One who decides to create or restore a natural area is following the clues of Mother Nature, but it will still cost money. Such settings aren’t “no-maintenance” areas, but rather “low-maintenance” areas.

Ecological restoration includes such elements as culture, politics and society in addition to the environment.

“We are an animal in this ecosystem and you’re restoring them altogether. Stewardship is active dynamic management.”

That means reacting to changes in weather or the slope of a landscape, Pizzo said.
Landscaping implies sterility, he said, adding it’s important to acknowledge that native plants will reproduce. Biodiversity is not only the diversity of a species, but the genetic diversity within a species.

“You can bounce back because you have diversity in the number of species as well as the genetic diversity within them.”

Following the Ice Age, plants and animals returned to areas of North America that had previously been heavily encrusted in ice. Man, however, was “brutal” to the land upon his return.

“We manipulate the environment to our benefit, like all species do,” Pizzo said.
Some plants will produce a chemical from their roots to prevent other plants from growing around them. “That’s manipulation.”

Areas of the planet which remained the most unglaciated during the Ice Age are those most prone to lightning strikes. Man has emulated the effect of fire caused by lightning in rejuvenating growing mediums through prescribed burns.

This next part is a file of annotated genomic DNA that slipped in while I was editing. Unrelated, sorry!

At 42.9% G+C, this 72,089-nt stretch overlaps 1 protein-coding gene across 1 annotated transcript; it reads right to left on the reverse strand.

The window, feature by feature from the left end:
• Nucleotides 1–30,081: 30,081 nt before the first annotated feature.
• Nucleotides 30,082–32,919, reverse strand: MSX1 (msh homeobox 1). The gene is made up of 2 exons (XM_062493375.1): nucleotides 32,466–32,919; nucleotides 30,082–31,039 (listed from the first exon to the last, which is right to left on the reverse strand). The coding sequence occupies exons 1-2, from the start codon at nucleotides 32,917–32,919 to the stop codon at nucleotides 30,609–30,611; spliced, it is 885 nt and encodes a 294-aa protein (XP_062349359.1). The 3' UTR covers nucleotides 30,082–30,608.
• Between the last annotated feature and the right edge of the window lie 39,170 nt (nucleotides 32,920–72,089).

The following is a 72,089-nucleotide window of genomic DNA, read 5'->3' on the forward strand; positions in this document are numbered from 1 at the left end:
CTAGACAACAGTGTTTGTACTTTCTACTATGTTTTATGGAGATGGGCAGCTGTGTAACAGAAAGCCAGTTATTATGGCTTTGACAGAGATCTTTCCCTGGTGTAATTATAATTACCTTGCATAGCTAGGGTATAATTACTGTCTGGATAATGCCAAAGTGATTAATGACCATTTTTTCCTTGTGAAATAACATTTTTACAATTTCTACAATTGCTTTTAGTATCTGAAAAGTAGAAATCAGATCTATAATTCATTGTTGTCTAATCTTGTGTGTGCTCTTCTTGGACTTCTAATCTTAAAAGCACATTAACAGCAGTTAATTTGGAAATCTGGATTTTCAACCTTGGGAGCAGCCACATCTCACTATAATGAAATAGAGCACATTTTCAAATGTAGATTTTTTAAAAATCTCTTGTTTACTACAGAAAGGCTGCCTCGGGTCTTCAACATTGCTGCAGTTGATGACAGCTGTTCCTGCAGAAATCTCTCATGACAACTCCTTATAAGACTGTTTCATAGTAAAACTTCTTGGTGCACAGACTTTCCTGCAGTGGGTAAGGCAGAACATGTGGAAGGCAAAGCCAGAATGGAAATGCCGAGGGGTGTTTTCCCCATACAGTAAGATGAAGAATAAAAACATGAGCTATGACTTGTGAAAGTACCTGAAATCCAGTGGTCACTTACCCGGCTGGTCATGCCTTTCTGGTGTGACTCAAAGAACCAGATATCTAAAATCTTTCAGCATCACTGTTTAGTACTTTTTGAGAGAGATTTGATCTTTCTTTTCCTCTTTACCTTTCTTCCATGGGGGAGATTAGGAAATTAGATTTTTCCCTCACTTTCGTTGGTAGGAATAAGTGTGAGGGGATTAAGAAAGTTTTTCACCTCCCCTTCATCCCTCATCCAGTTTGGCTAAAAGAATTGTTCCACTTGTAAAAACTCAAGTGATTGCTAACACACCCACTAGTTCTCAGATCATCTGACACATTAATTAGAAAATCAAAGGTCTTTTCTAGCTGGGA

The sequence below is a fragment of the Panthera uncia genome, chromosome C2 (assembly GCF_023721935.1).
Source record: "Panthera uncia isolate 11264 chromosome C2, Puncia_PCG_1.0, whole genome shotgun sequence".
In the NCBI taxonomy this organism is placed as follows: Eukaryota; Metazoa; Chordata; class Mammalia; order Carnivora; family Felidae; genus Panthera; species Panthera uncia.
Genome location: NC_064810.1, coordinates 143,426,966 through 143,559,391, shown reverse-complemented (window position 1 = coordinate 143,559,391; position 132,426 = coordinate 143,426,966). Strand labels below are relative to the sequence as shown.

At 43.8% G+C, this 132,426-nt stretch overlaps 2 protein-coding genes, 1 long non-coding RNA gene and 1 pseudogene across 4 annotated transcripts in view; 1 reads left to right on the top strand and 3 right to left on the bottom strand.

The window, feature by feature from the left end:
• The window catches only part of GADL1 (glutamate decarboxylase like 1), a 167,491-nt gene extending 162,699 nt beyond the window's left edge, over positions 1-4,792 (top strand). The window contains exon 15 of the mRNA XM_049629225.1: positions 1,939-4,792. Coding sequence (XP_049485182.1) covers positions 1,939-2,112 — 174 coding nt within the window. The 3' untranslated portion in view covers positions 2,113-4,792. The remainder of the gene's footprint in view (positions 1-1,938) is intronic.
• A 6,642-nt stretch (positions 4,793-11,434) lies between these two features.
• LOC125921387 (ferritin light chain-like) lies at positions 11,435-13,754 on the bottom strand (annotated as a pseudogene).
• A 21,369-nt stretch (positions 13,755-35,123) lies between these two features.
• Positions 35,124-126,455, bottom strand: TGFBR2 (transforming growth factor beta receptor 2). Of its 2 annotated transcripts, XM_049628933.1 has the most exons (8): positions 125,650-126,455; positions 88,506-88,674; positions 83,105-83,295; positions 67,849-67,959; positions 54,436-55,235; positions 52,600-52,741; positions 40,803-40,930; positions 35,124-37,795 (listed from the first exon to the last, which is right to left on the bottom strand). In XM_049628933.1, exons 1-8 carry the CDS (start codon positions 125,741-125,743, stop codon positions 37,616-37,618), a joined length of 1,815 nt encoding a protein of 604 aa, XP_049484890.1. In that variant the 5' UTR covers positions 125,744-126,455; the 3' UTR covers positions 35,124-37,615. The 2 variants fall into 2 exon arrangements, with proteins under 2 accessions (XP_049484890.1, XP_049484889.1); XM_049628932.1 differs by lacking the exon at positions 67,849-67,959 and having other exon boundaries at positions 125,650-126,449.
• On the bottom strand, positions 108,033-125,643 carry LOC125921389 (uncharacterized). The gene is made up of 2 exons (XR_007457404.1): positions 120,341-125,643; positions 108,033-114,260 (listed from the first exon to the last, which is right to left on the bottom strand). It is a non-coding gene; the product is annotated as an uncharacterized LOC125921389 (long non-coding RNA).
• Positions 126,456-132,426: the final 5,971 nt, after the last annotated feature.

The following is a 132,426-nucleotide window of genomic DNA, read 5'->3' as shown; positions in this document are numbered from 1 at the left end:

Pizzo said Florida is at the centre of the continent’s most frequent lightning strikes, and its ecosystems consequently convert twice each year. One species of grass in the area is capable of growing two inches soon after a fire.

“That’s how fire-tolerant and fire-dependent these ecosystems are.”

Reintroducing native species into a project will have a positive impact. If someone wishes songbirds to return to his property or landscape, planting oak will help. Native insects won’t eat foliage beyond what is considered the tree’s damage threshold, yet they are food for songbirds.

Plants such as cattails can cause diversity to crash if introduced into a wetland project. “They take over.”

Similarly, purple loosestrife is a plant which shouldn’t be present in North American landscapes.

“Purple loosestrife is a beautiful plant, but it doesn’t belong here. It belongs in Europe.”
Pizzo told his audience their goal shouldn’t be to get people to understand ecology the way landscapers do, “I’m trying to get you to understand it in some way you can value it.”
He promoted “green” infrastructure over “grey” infrastructure. Using stormwater management pipes is an example of grey infrastructure. A greener alternative is swales which carry the water.

“You want to protect anything that’s existing, any chunk of Mother Nature. Anytime stormwater hits, it should be managed naturally.”

He warned, however, not to ignore management because natural and ecologically-restored areas are not no-maintenance areas.

If a natural area is not properly stewarded, it is likely to become overgrown with invasive and weedy species, producing an unsightly landscape.

If grading is involved in a project, Pizzo said it’s much easier to vegetate lower slopes which will also save money on erosion control. Bioswales should be considered in such projects.

Pizzo founded his company in 1988 and focused his attention toward ecological restoration.

Print this page


Stories continue below